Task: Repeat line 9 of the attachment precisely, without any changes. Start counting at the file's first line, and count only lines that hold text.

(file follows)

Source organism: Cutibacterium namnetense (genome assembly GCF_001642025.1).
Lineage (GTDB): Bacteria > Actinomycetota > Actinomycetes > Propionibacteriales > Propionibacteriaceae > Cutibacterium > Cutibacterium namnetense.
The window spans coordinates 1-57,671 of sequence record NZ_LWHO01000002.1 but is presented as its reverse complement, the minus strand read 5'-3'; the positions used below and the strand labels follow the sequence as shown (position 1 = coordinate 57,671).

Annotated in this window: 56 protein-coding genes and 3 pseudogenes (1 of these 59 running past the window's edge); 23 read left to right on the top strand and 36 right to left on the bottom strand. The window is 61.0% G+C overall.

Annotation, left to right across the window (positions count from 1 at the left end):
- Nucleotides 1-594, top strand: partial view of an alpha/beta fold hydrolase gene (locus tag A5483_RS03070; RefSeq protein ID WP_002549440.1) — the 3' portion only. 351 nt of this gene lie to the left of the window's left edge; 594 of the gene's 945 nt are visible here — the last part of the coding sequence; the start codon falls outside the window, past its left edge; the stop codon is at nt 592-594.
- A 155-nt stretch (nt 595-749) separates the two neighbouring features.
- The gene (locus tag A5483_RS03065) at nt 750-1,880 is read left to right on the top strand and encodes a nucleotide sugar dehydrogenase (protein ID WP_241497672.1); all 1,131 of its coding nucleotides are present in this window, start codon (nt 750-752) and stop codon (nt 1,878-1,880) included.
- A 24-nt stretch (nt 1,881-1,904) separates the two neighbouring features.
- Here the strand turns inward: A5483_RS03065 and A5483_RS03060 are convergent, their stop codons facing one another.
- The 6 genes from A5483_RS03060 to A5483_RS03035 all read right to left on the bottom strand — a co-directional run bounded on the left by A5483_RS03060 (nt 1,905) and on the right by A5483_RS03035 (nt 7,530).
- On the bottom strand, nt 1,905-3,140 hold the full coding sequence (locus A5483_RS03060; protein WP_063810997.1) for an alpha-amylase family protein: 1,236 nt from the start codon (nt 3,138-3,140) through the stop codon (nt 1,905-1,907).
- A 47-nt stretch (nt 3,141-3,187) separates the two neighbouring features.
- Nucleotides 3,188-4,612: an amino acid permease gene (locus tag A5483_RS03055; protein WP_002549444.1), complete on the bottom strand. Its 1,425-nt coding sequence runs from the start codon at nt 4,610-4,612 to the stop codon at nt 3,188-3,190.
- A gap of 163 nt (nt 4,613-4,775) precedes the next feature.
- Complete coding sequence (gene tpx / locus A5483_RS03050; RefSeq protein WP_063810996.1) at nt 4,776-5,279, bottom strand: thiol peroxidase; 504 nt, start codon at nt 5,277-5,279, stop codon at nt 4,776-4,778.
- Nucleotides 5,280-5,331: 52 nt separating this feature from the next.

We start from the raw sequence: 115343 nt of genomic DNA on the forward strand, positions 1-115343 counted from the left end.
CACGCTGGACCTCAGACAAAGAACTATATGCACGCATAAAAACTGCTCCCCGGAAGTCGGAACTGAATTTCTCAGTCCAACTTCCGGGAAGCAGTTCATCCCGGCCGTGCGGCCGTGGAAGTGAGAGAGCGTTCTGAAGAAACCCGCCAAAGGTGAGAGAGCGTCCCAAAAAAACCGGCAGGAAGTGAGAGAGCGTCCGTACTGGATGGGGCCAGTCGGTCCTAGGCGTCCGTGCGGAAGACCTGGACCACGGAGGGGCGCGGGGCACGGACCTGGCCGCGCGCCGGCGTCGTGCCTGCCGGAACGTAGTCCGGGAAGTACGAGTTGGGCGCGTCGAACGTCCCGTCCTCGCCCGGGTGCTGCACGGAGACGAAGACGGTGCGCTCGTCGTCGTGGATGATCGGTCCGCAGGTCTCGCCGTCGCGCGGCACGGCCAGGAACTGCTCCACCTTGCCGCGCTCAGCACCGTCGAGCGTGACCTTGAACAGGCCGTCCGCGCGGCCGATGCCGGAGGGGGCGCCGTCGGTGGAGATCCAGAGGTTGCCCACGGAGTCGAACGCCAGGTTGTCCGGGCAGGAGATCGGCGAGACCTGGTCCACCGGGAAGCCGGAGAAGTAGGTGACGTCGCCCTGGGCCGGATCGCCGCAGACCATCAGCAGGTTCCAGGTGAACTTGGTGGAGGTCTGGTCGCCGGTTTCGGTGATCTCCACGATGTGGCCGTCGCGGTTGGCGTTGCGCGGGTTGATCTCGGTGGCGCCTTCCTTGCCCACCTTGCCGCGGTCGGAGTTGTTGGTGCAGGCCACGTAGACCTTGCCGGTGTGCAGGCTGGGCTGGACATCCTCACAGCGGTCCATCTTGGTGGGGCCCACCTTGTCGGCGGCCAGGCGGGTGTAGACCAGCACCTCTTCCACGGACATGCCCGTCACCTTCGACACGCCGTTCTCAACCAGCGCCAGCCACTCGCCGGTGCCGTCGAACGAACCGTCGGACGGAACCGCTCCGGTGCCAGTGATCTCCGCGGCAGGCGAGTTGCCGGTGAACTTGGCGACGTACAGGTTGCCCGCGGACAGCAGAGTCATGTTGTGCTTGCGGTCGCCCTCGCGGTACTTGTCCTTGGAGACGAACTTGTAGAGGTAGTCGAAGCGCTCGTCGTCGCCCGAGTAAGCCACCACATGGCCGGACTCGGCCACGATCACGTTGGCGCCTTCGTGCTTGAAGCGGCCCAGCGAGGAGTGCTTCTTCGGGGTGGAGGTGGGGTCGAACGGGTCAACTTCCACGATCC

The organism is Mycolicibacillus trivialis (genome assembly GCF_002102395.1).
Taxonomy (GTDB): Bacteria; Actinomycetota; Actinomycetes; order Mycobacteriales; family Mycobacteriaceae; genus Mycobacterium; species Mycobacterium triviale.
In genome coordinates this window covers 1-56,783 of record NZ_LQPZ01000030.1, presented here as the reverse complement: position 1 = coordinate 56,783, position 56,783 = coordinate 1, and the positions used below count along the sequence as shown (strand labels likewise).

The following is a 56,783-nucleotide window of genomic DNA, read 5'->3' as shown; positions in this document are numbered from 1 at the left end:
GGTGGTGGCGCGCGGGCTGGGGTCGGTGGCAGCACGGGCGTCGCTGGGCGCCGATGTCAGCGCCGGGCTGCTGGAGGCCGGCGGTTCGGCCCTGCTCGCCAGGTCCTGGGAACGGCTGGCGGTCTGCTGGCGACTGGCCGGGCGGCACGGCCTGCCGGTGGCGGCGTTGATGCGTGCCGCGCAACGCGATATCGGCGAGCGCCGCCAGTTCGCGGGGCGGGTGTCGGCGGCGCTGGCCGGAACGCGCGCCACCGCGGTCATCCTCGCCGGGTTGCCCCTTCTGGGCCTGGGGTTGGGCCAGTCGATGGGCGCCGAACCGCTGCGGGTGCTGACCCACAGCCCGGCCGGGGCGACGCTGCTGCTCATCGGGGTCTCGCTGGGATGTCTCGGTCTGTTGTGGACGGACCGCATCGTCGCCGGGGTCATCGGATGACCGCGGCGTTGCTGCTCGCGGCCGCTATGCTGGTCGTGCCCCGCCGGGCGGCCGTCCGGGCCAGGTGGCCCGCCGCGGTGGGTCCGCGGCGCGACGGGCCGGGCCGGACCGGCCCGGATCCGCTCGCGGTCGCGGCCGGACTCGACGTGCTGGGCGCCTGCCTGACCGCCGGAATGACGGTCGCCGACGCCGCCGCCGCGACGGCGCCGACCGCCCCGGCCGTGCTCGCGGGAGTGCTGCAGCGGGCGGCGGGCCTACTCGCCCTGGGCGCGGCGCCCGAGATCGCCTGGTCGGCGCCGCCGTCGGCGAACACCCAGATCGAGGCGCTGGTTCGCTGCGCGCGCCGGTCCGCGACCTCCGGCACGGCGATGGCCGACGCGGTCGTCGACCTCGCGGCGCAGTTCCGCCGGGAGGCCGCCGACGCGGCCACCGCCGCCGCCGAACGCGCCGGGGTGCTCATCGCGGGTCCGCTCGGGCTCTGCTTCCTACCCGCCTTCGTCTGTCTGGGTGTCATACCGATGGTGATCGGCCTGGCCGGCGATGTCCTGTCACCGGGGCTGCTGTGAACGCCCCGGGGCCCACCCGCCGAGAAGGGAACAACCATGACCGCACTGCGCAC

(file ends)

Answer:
- A 24-nt stretch (nt 1,881-1,904) separates the two neighbouring features.